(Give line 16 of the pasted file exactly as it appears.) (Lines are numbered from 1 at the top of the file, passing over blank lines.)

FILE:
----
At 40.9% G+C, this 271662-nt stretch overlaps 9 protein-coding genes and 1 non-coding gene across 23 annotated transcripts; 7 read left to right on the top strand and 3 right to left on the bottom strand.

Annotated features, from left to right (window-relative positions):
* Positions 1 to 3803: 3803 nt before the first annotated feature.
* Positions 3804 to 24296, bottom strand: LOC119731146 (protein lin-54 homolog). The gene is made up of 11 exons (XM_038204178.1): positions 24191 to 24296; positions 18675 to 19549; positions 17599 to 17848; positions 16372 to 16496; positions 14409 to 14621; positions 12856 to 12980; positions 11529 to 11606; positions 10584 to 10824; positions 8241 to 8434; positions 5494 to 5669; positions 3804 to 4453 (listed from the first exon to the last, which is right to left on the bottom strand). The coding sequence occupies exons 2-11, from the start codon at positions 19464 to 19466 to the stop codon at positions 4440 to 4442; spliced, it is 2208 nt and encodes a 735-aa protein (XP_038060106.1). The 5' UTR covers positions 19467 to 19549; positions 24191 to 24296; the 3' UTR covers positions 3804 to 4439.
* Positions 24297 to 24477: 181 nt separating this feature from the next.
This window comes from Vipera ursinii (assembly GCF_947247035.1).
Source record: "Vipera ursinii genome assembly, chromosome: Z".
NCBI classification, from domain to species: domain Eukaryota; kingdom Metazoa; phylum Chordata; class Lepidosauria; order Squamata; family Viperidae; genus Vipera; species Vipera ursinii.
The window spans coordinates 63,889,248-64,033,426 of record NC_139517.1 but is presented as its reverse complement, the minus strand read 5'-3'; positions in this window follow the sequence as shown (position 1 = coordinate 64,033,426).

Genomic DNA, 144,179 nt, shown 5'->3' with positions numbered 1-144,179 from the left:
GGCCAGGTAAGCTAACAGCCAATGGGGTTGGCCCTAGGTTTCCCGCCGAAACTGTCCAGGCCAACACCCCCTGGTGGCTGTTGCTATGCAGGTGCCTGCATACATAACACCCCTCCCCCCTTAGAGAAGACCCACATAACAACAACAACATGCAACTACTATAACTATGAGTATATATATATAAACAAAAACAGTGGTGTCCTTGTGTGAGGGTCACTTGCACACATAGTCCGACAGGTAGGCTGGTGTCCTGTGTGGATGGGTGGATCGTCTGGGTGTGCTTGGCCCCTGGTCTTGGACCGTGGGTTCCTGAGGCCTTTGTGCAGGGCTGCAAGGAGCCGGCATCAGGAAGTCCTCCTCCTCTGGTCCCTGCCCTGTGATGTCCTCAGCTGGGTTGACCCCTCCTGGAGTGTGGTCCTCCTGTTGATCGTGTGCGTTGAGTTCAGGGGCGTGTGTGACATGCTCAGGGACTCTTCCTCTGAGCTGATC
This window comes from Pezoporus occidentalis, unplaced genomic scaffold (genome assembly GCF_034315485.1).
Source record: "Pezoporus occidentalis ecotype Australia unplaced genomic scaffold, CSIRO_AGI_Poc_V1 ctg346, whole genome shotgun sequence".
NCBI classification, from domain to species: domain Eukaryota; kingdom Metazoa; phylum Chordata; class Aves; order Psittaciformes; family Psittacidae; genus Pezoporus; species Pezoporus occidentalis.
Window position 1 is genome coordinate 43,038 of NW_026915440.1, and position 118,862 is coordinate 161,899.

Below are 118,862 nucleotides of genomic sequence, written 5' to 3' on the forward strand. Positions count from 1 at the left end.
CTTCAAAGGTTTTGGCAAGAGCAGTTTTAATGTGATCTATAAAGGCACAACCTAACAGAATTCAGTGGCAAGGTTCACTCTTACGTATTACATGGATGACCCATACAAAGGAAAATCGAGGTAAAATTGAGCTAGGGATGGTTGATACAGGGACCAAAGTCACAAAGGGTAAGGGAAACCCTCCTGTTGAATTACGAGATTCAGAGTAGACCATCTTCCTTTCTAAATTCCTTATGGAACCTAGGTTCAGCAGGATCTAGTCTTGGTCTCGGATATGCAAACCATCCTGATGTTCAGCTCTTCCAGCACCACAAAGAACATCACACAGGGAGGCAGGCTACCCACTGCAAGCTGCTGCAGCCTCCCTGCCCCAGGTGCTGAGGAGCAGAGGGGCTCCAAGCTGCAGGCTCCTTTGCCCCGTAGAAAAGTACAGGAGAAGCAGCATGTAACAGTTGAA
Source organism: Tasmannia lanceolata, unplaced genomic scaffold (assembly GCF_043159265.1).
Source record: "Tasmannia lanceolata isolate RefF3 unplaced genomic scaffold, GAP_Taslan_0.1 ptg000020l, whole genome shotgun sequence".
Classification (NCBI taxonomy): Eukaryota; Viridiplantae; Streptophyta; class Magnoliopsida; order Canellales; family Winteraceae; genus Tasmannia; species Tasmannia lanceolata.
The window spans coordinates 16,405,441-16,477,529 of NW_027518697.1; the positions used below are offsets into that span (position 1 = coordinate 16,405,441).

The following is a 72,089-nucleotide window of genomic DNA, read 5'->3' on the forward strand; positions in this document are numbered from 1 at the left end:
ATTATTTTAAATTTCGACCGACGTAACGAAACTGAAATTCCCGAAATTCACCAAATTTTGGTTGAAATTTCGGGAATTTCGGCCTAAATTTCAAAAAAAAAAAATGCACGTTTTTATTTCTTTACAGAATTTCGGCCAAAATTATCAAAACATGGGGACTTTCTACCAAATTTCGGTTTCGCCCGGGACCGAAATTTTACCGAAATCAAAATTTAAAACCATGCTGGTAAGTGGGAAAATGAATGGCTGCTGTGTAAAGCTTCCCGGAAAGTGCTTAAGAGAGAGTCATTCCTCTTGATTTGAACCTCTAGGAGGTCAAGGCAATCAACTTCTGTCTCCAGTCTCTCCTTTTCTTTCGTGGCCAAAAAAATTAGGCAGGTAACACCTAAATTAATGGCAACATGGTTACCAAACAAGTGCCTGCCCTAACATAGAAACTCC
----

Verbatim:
Below are 118,862 nucleotides of genomic sequence, written 5' to 3' on the forward strand. Positions count from 1 at the left end.